If there’s a prototypical example of the “quantified self,” the geek movement that has sprung into mainstream consciousness over the past few years, it’s Stephen Wolfram. The quantified self is all about tracking and measuring one’s life and, as I wrote about back in March, Wolfram has been doing so for more than 20 years. Consider this visualization of his email activity that he published last year:
This is the stuff of uber nerds, and I mean that in the best possible way. The quantified self movement has been characterized by personal empowerment. Individuals figure out a system to track themselves, and then play around with the data for fun and to glean insights.
Needless to say, this isn’t for everyone. And yet the quantified self is going mainstream, thanks to mobile sensors and a coming wave of new kinds of wearable devices. But it won’t look anything like Wolfram’s experiments.
The coming ubiquity of the quantified self needs to be safe for the math-phobic, for those who have no desire to load up Excel or Stata and play around with data. That means new devices and apps will need to offer some utility to their wearers/users beyond just the joy of data. It also means that the data side will be tracked not for users’ benefit but for the benefit of corporations.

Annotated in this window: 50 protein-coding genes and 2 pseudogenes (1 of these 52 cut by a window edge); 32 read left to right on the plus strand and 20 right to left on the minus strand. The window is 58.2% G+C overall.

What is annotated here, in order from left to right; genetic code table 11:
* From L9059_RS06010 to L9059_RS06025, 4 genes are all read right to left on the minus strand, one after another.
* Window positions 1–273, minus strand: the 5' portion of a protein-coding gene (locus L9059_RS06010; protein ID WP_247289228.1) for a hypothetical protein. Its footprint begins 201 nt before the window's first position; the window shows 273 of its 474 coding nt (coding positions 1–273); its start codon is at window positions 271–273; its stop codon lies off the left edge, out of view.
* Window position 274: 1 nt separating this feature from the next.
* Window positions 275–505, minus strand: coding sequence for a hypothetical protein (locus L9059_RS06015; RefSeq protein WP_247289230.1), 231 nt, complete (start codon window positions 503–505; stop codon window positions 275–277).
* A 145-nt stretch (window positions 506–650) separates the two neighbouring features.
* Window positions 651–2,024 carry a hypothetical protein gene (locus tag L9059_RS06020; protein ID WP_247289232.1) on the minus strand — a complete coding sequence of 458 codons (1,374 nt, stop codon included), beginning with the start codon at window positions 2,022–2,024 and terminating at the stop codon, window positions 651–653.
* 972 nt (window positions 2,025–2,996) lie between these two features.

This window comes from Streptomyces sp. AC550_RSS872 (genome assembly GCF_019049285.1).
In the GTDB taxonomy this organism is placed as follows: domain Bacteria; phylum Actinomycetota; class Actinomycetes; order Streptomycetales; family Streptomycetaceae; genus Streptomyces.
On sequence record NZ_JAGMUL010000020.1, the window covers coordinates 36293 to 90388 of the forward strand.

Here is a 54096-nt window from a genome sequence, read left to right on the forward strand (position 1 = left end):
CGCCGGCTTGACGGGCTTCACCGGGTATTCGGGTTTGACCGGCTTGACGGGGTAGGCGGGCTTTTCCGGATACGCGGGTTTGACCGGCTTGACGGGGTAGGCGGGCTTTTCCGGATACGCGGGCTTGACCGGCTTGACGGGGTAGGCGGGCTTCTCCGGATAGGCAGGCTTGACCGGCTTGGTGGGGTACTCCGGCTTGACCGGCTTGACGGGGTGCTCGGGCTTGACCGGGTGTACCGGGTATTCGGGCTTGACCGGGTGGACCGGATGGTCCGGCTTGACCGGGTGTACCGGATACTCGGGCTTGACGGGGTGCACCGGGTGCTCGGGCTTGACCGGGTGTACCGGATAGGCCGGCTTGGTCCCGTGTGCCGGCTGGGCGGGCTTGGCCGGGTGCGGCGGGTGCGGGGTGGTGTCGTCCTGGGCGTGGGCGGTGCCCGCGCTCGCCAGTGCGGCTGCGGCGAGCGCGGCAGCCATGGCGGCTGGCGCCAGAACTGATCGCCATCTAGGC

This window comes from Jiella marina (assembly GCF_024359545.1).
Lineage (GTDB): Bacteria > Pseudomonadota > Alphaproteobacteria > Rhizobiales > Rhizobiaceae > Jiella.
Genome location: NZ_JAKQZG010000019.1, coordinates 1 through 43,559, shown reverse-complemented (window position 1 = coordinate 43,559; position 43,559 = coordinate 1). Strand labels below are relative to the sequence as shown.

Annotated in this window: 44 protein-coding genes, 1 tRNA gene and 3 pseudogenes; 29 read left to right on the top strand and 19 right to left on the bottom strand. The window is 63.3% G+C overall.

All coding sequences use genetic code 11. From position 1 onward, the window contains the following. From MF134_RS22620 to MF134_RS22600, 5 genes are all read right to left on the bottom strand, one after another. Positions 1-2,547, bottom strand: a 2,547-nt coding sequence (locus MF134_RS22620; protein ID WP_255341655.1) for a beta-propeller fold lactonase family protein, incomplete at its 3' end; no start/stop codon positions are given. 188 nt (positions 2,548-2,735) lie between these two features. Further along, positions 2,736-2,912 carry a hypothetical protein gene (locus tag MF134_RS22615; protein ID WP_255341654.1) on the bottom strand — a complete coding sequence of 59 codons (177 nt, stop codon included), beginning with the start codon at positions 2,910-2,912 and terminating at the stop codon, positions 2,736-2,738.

To get a glimpse of this, consider a recent New York Times article describing Disney World’s new wearable tech:
Visitors would wear rubber bracelets encoded with credit card information, snapping up corn dogs and Mickey Mouse ears with a tap of the wrist… Disney in the coming months plans to begin introducing a vacation management system called MyMagic+ that will drastically change the way Disney World visitors — some 30 million people a year — do just about everything.
Visitors who use this system might get a kick out of seeing some of their data – maybe a map that replays their trip, or a ranking of the rides they went on the most. But the real value is for Disney. The quantified self, in this case, is more accurately the quantified customer.
The Disney case is relatively self-contained, but wearable tech in everyday life will elevate concerns not only over privacy but ownership. If Nike Fuel Band is tracking all my physical activity, for instance, do I have a right to download that information and share it with my doctor?
If we’re going to get the most out of wearable tech, we’ll have to get these issues sorted out. There’s huge value in this kind of data. The question is who gets to capture it.